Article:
The co-evolution persists and, since basic science is now very much a part of developing technologies, the term co-evolution of science and society which is used at times very much implies the co-evolution of both basic science and industrial science with society. An important question arises concerning how basic scientific discoveries eventually lead to new technologies and what that may mean to the rational support of basic research and the future of science and technology in the developed and developing world.
There are great uncertainties in the process that starts with basic research and ends with an economically successful technology. The successful discovery of a new development in research that appears to have technological significance does not ensure the economic success of technologies that may be based on it. He notes that uncertainties derive from many sources, for example, failure to appreciate the extent to which a market may expand from future improvement of the technology, the fact that technologies arise with characteristics that are not immediately appreciated, and failure to comprehend the significance of improvements in complementary inventions, that is inventions that enhance the potential of the original technology.
Rosenberg also points out that many new technological regimes take many years before they replace an established technology and that technological revolutions are never completed overnight. They require a long gestation period.
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Initially it is very difficult to conceptualize the nature of entirely new systems that develop by evolving over time. New technologies need to pass an economic test, not just a technological one. What does this mean with regard to government managed research? The burden of much of what I said is that we frequently simply do not know what new findings may turn out to be relevant, or to what particular realm of human activity that relevance may eventually apply.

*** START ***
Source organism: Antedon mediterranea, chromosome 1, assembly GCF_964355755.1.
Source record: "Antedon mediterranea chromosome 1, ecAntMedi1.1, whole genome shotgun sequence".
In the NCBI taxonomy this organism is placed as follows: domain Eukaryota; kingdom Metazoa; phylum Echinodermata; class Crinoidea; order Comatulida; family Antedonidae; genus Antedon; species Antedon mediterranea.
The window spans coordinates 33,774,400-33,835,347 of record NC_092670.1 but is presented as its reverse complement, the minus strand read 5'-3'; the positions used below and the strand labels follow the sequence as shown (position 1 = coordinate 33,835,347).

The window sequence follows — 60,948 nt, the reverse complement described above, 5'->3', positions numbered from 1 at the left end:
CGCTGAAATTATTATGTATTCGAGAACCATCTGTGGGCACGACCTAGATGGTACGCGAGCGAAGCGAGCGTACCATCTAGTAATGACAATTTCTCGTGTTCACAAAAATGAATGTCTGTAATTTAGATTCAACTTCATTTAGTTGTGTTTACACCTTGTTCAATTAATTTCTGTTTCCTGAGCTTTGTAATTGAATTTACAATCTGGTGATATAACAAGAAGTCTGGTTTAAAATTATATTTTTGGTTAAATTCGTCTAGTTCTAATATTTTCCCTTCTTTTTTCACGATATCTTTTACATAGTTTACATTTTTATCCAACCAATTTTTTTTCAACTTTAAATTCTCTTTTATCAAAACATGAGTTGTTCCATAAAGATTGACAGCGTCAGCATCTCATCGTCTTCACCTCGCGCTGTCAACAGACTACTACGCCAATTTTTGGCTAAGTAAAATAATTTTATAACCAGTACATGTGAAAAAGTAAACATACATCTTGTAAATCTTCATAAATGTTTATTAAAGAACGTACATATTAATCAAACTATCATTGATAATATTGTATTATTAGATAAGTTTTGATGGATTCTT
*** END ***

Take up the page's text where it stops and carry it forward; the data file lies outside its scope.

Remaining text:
Indeed, I have been staking the broad claim that a pervasive uncertainty characterizes, not just basic research, where it is generally acknowledged, but the realm of product design and new product development as well — i. Consequently, early precommitment to any specific, large-scale technology project, as opposed to a more limited, sequential decision-making approach, is likely to be hazardous — i. Evidence for this assertion abounds in such fields as weapons procurement, the space program, research on the development of an artificial heart, and synthetic fuels. Rather, it would seem to make a great deal of sense to manage a deliberately diversified research portfolio, a portfolio that will illuminate a range of alternatives in the event of a reordering of social or economic priorities.
Rather, the criticism is aimed at the single-mindedness of the focus on nuclear power that led to a comparative neglect of many other alternatives, including not only alternative energy sources but improvements in the efficiency of energy utilization. These areas are not well covered by corporate investment, yet are vital to the long-term economic strength of the country. The article goes on to say that the affection for strategic research in the United States may prove short-lived.
Having pinned its reorganization of research on the doctrine of science for wealth-creation, the government appears now to be more conscious of the problems it has undertaken to solve. After more than a decade of needless damage-doing, that would be only prudent. When governments discover in the course of seeking radical reorganization that the best they can do with their parts of the research enterprise is to cherish them, the lessons are likely to be remembered. If the outcome in the research community is a more vivid awareness of how much the world at large looks to research for its improvement, so much the better.
In discussing the future of science including industrial science and society, it is valuable to recount some of the important points that emerged from the previous discussion. As a consequence of recognizing the economic benefits that derive from the development of novel, successful technologies, governments have been attempting to direct research, supported with public funds, toward subjects that are perceived as national priorities. The views of scientists, a distinguished economist, some industrial leaders and an editorial comment in a distinguished science journal provide very strong indications that governmental management of goal-oriented research is replete with uncertainties and pitfalls and, although well-motivated, may cause serious damage to the scientific culture.